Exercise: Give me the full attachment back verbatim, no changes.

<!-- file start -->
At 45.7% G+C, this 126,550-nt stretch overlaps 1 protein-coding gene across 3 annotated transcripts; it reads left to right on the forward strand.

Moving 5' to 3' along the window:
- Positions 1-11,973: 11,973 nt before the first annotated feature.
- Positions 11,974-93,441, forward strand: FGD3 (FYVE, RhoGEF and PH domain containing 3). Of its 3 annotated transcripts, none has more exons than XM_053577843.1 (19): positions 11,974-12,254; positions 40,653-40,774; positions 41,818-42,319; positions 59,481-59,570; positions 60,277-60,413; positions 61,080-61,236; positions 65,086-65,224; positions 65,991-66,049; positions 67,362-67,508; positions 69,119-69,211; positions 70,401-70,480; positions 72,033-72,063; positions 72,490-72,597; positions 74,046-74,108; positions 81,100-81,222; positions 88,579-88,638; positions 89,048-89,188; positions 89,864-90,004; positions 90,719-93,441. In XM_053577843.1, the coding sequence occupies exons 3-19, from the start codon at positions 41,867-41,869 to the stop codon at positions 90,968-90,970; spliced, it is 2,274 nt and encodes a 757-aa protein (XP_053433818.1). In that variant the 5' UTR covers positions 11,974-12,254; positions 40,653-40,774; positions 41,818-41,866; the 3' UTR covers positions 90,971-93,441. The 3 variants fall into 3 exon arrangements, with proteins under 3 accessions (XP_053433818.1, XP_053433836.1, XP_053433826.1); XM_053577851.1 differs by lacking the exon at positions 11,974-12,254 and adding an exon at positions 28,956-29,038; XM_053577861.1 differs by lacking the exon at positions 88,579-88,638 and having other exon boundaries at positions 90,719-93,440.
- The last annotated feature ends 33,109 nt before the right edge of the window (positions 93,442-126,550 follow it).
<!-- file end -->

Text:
At 45.7% G+C, this 126,550-nt stretch overlaps 1 protein-coding gene across 3 annotated transcripts; it reads left to right on the forward strand.

Moving 5' to 3' along the window:
- Positions 1-11,973: 11,973 nt before the first annotated feature.
- Positions 11,974-93,441, forward strand: FGD3 (FYVE, RhoGEF and PH domain containing 3). Of its 3 annotated transcripts, none has more exons than XM_053577843.1 (19): positions 11,974-12,254; positions 40,653-40,774; positions 41,818-42,319; positions 59,481-59,570; positions 60,277-60,413; positions 61,080-61,236; positions 65,086-65,224; positions 65,991-66,049; positions 67,362-67,508; positions 69,119-69,211; positions 70,401-70,480; positions 72,033-72,063; positions 72,490-72,597; positions 74,046-74,108; positions 81,100-81,222; positions 88,579-88,638; positions 89,048-89,188; positions 89,864-90,004; positions 90,719-93,441. In XM_053577843.1, the coding sequence occupies exons 3-19, from the start codon at positions 41,867-41,869 to the stop codon at positions 90,968-90,970; spliced, it is 2,274 nt and encodes a 757-aa protein (XP_053433818.1). In that variant the 5' UTR covers positions 11,974-12,254; positions 40,653-40,774; positions 41,818-41,866; the 3' UTR covers positions 90,971-93,441. The 3 variants fall into 3 exon arrangements, with proteins under 3 accessions (XP_053433818.1, XP_053433836.1, XP_053433826.1); XM_053577851.1 differs by lacking the exon at positions 11,974-12,254 and adding an exon at positions 28,956-29,038; XM_053577861.1 differs by lacking the exon at positions 88,579-88,638 and having other exon boundaries at positions 90,719-93,440.
- The last annotated feature ends 33,109 nt before the right edge of the window (positions 93,442-126,550 follow it).